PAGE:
Monday, March 5, 2012

Table It!...Part 10...Borders Tab

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When you insert a table, Word makes choices for you automatically.

  • In Settings, Word selects All, which means that each cell has a border around it.
  • In Style, Color, Width, Word selects a solid line with a 1/2 point width and automatic color (black).
  • In Apply to, Word selects the table. 
You can see the results in the Preview. The Preview on this dialog is different from other previews in that you can use it to make changes...some of the same changes you can make by clicking a button in Settings.

Setting Options: None

Select None and Word removes all cell borders. A table without borders is handy when you want to present a list and you don't want to deal with setting tabs. Word leaves light cell borders so that you are aware that the table is there. However, when you print, the borders do not print. I use this type of table frequently.

Be sure to compare the dialog above with the first dialog. Notice that Word updated the Preview so that it no longer includes cell borders. Notice also that the buttons surrounding the preview have been turned off. You can use these buttons to turn the lines on or off. Again, Word is simply giving you lots of ways to work. Depending on what I'm doing, sometimes I use the Setting buttons, and at other times, I use the Preview buttons. 

Setting Options: Box

Select Box and Word adds a cell border along the outside of the table and updates the Preview to reflect your selection. Be sure to notice the Preview buttons that are selected above. In addition, Word shows the light cell borders so you can see the interior grid; however, the lines do not print. I use this type of table less often; however, you might find a use for it that I'm not thinking of. 

Setting Options: Grid

Select Grid, and then adjust the line width in the Width field. Word adds a heavy outline around the table. The interior of the table also includes border lines that are of a lighter weight. Notice that Word has also updated the Preview to match your selections. 

Setting Options: Custom
I've never found a reason to learn to use the Custom button. The other options have always served my needs. 

This circumstance has been particularly true since I started using Word 2007 and 2010. If you click Design on the Table Tools tab and look in the Table Styles, you'll see you have lots of other pre-formatted table options. If you start selecting the different styles, you should recognize when you're looking at a solid border or just the light border that will not print.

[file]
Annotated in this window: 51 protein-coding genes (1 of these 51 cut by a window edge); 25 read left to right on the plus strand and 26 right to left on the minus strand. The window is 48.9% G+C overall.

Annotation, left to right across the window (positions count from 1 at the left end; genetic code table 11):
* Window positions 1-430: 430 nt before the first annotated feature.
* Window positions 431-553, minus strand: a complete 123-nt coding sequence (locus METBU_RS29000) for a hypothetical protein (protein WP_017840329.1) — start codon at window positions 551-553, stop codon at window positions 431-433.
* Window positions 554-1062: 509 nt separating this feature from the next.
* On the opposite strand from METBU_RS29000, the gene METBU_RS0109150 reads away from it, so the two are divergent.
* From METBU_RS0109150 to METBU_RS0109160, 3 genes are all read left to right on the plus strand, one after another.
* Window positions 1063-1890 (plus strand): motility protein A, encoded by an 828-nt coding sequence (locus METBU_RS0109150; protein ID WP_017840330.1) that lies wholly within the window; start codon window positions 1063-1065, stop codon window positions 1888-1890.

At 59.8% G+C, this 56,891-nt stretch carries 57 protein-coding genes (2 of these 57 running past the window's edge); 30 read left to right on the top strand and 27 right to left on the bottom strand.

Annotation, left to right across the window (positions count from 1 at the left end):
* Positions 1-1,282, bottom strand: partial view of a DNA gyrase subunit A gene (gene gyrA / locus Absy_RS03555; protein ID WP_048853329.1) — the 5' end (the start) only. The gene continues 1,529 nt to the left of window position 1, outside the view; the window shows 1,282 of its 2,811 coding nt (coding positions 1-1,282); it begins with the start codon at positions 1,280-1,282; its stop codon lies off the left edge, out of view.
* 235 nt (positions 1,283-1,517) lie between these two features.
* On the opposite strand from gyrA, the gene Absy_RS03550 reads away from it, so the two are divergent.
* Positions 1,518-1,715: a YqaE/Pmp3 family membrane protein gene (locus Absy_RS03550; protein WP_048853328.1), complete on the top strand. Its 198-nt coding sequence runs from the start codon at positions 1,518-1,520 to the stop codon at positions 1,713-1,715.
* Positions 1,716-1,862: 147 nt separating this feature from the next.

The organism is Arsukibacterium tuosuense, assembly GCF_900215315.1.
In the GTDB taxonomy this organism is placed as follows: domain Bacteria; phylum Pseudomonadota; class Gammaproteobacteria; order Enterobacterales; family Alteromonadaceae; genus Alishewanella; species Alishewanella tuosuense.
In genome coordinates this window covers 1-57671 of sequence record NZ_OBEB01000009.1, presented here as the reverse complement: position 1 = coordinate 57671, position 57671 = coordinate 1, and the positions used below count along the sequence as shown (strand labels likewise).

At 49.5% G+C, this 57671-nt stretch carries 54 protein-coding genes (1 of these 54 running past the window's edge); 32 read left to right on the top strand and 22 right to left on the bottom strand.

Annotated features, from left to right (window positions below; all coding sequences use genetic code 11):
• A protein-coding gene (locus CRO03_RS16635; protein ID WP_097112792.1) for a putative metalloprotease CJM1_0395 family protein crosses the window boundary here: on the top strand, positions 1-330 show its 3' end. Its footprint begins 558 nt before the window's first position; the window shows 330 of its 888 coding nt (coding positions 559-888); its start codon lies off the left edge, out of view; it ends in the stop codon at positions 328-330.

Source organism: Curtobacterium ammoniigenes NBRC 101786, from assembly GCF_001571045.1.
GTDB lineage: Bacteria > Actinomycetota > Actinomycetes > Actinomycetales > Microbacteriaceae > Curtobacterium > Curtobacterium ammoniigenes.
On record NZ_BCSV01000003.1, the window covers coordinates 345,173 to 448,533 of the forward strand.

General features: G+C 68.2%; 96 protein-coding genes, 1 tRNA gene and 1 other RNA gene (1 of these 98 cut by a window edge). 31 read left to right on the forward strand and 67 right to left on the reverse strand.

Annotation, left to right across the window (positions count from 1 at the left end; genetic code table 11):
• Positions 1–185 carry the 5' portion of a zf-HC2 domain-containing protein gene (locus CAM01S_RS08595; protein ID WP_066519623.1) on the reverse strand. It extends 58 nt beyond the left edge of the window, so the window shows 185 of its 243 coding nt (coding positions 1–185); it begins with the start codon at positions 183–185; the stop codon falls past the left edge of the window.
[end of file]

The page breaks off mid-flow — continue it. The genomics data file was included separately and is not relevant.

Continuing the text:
Other Options on Dialog
  • Style: Be sure to scroll down the list of possible line styles. It's a long list with lots of choices. 
  • Color: I'll bet you know the drill on this one. Click the drop-down to see the color palette
  • Width: Be sure to click the drop-down to see the different widths you can select. b.t.w. One point is one seventy second of an inch...a tiny bit...experiment and see what works for you.

Too Many Possible Combinations...
As you can already see, the possible combinations are so many as to overwhelm. My advice is as usual. Experiment, and then pick what works best for you.

Preview

Remember that the Preview buttons also are available. Here's an example of when you might want to use these buttons. In the example above, I selected Grid, and set the line width to 2 1/4 points. I then clicked the vertical border button in the Preview; it's circled. The result is that I have a normal grid table with only horizontal borders that will print. The vertical dotted borders show but will not print; they simply are a guideline to remind you that you're working with a table. 

Apply to
So far we've accepted the default of applying the changes we are making to the entire table. However, you can apply lots of these changes to a paragraph or a cell. We'll talk about these possibilities in the next post. Right now you need some practice with working with a whole table before we start working with smaller chunks like cells. So happy tabling until the next post. 

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